The pictures were taken on a spring day in 2021. That day there was a typical thermal inversion. In the morning the Hohen Peissenberg mountain was in the middle of a thick layer of high fog. But in the following hours the sun broke through and there was a very interesting scenery with fast changing moods and impressions.

The Forest between mist and light

Hoar Frost after a cold night in the mist. When the mist disappears the whitened trees create a unique scenery
Looking towards the Allgäu Mountains

The wilderness near the top of the Hohenpeissenberg Mountain. The fog creates an otherworldly atmosphere.

Extreme Weather In Southern Germany June 2021

Peter Engelmann, July 3, 2021

2021: A cold spring with temperatures in May below average. Luckily there was lot of rain in parts of Germany after a drought since 2018 in some areas which damaged trees and raised serious concerns for example about the future of the water balance and water supply. In June a heat wave followed. However unlike in previous years there were no long lasting high pressure systems. The weather situation wasn’t so far stable for a long time. The heat wave ended with some extreme weather events. And again, we had situations for example in South-West-Germany or in Landshut, lower Bavaria, which were unprecedented. There are a lot of discussions now going on if this is climate-change related or if it is another rare weather pattern.

Things began to change in Bavaria June 20, 2021. The days before had been mostly dry except first thunderstorms in the Southwest and in the Alps. On June 20 there were some rumble and not so intense lightning in the region west of lake Ammersee. As usual there are huge local differences: There were soon stronger thunderstorm whereas a few kilometres apart from that place nothing or little happened. That’s very usual and always challenges weather forecasters.

Thunderstorm in the early evening hours of June 20:

Short lived thunderstorm cell June 20, 2021

The next days there was a much different weather situation: In the late afternoon or evening real strong thunderstorms occurred. Rotating supercell storms were also reported in the Southern Germany. Even more extreme weather happened in France where an air mass boundary created havoc. In France huge clusters of thunderstorms formed repeatedly and moved to Belgium and North-West Germany.

Strong thunderstorm on June 24, 6.45 p.m. near Diessen (Lake Ammersee, Upper Bavaria)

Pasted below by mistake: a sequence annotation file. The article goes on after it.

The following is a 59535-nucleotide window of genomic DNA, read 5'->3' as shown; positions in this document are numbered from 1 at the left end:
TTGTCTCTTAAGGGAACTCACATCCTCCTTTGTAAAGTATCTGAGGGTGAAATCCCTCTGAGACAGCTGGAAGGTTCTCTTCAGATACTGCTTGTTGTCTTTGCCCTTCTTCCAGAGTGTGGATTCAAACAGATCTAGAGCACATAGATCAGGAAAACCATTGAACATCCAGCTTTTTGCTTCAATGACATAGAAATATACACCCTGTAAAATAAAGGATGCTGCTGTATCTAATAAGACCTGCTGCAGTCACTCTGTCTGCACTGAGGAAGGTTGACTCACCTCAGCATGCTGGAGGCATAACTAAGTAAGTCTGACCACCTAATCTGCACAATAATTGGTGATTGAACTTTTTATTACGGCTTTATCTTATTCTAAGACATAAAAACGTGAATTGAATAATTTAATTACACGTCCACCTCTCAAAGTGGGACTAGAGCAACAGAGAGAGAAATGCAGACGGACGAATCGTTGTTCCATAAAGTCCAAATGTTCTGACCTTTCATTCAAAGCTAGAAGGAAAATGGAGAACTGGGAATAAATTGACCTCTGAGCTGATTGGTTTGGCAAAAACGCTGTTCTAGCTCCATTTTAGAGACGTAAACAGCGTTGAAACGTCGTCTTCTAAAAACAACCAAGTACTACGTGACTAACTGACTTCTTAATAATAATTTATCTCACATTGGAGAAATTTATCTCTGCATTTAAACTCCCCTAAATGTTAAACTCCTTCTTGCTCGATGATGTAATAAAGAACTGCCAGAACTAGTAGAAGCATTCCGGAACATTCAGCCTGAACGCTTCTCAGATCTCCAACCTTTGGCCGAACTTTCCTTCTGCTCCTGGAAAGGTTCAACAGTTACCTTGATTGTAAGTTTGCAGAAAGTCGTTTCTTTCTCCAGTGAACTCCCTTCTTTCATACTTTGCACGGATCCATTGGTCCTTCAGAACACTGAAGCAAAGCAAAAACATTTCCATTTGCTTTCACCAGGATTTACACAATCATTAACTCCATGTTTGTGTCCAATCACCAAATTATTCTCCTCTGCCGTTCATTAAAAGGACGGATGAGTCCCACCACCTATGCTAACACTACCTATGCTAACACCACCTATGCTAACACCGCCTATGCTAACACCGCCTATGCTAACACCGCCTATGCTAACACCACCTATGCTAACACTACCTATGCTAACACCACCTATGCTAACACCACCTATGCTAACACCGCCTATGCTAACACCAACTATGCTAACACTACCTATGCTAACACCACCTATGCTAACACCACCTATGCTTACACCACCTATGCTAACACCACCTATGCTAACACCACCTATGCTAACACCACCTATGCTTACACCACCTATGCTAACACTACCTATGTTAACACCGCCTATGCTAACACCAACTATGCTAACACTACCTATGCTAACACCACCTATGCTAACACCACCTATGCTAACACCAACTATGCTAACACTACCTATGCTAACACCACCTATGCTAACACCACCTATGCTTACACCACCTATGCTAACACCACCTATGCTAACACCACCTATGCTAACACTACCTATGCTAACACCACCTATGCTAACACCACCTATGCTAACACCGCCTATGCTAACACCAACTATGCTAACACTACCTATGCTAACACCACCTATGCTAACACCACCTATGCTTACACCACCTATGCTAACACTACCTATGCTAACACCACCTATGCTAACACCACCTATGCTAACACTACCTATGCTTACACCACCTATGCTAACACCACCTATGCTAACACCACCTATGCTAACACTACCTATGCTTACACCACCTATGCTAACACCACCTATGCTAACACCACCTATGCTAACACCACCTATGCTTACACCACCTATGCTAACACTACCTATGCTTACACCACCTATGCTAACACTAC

Thunderstorm approaching June 24, 2021

The extreme weather with strong thunderstorms, flash-floods, even extreme hail with enormous hailstones and masses of hail lasted for a couple of days. The reason: The air mass boundary moved only slowly in Europe. It worked like a machine charging up the atmosphere and creating new thunderstorms. A time-lapse video from June 21, 2021 late afternoon gives you some idea how quickly the storms formed:

It was interesting that there were very different types of thunderstorms. The location southwest of the Ammersee experience short-lived thunderstorms, a thunderstorm which arrived very quickly as the next day there was slow movement and plenty of time to take pictures. In the night there was also one of the “stroboscope”-like thunderstorms, where you hear not much loud thunder but you see an incredible light show with high rates of flashes. There were both thunderstorms without wind and thunderstorms with very strong wind.

The thunderstorm on June 24 created some great lightning:

Lightning June 24, 2021

The storm below occurred June 28, 2021 and brought intense lightning. However it was completely different as the “strobe-storm” the night before before. The lightning was also better visible. After one of the storms there was also a thick mist around sunset. Later the mist vanished and another thunderstorm with strong lightning occurred. The stronger storms came mostly from the Alps.

Thunderstorm in the evening of June 28, 10.00 p.m:

Lightning June 28. 2021

Flash Floods and Super Cell Storms